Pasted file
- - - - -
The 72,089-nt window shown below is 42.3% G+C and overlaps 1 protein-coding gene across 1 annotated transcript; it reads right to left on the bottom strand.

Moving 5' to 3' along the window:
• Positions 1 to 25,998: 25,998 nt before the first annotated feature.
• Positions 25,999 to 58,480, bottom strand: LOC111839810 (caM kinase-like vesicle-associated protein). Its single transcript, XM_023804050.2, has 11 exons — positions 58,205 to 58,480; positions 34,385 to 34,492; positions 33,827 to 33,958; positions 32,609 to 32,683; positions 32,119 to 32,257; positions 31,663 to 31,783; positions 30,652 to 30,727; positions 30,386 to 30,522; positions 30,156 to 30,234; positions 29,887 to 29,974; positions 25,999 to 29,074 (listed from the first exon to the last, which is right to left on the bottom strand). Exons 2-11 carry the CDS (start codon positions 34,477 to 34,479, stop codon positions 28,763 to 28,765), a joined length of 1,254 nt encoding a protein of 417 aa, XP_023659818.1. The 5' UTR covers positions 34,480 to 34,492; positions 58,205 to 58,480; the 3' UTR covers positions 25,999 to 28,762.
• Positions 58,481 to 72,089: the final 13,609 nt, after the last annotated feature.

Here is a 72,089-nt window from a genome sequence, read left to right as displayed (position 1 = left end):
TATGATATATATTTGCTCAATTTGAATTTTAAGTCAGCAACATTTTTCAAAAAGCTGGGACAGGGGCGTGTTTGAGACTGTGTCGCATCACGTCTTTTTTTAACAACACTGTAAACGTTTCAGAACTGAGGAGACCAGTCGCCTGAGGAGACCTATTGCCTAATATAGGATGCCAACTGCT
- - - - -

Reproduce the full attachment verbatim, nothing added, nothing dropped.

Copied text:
The 72,089-nt window shown below is 42.3% G+C and overlaps 1 protein-coding gene across 1 annotated transcript; it reads right to left on the bottom strand.

Moving 5' to 3' along the window:
• Positions 1 to 25,998: 25,998 nt before the first annotated feature.
• Positions 25,999 to 58,480, bottom strand: LOC111839810 (caM kinase-like vesicle-associated protein). Its single transcript, XM_023804050.2, has 11 exons — positions 58,205 to 58,480; positions 34,385 to 34,492; positions 33,827 to 33,958; positions 32,609 to 32,683; positions 32,119 to 32,257; positions 31,663 to 31,783; positions 30,652 to 30,727; positions 30,386 to 30,522; positions 30,156 to 30,234; positions 29,887 to 29,974; positions 25,999 to 29,074 (listed from the first exon to the last, which is right to left on the bottom strand). Exons 2-11 carry the CDS (start codon positions 34,477 to 34,479, stop codon positions 28,763 to 28,765), a joined length of 1,254 nt encoding a protein of 417 aa, XP_023659818.1. The 5' UTR covers positions 34,480 to 34,492; positions 58,205 to 58,480; the 3' UTR covers positions 25,999 to 28,762.
• Positions 58,481 to 72,089: the final 13,609 nt, after the last annotated feature.

Here is a 72,089-nt window from a genome sequence, read left to right as displayed (position 1 = left end):
TATGATATATATTTGCTCAATTTGAATTTTAAGTCAGCAACATTTTTCAAAAAGCTGGGACAGGGGCGTGTTTGAGACTGTGTCGCATCACGTCTTTTTTTAACAACACTGTAAACGTTTCAGAACTGAGGAGACCAGTCGCCTGAGGAGACCTATTGCCTAATATAGGATGCCAACTGCT